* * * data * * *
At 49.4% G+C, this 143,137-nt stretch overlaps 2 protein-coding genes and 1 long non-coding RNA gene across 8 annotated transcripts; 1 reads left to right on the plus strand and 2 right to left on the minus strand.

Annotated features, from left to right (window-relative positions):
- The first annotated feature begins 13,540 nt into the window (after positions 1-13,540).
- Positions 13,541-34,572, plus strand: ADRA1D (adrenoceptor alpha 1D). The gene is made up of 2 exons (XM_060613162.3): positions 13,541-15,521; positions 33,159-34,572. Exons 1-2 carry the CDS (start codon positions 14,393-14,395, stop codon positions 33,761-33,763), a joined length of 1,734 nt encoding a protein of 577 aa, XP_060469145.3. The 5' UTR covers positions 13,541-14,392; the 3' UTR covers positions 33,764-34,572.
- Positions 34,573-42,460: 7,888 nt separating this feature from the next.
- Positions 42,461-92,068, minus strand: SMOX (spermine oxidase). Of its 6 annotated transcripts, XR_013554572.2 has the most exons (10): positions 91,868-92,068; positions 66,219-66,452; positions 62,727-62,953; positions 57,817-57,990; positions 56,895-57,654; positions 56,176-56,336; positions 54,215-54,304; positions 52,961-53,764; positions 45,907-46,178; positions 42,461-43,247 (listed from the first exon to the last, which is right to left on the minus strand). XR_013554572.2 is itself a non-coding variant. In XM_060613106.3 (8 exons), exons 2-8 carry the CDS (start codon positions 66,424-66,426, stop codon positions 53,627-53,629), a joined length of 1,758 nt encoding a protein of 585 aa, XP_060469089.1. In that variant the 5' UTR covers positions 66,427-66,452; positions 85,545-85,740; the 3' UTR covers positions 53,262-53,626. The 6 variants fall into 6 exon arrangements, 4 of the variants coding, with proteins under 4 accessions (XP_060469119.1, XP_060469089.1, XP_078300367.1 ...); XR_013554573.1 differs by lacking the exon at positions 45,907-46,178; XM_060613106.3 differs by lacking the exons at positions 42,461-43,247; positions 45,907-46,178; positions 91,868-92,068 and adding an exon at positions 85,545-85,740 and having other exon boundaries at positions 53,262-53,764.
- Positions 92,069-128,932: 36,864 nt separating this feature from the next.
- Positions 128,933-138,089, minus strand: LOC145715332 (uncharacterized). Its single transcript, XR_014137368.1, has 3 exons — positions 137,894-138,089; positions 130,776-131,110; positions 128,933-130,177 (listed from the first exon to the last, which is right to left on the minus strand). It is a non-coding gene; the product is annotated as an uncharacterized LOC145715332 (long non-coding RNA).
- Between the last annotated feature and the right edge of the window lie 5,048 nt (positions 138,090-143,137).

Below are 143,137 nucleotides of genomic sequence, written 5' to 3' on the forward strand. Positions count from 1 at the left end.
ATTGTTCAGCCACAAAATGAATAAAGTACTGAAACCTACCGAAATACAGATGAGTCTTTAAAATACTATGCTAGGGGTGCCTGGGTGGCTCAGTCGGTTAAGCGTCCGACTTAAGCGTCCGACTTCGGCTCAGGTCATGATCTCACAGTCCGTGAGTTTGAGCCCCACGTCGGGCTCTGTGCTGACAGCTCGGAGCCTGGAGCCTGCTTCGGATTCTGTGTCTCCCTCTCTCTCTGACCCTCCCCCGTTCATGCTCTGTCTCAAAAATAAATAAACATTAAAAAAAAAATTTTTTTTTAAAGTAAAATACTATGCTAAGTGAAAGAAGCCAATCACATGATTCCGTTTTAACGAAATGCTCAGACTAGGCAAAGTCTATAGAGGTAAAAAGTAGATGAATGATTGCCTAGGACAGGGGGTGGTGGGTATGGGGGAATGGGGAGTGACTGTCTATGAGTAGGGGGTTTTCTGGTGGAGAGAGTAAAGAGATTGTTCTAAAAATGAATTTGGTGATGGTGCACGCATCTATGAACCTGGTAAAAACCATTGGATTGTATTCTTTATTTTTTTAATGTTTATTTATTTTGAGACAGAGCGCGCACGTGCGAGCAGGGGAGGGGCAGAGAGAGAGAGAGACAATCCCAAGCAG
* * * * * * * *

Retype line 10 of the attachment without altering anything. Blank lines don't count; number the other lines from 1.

Below are 143,137 nucleotides of genomic sequence, written 5' to 3' on the forward strand. Positions count from 1 at the left end.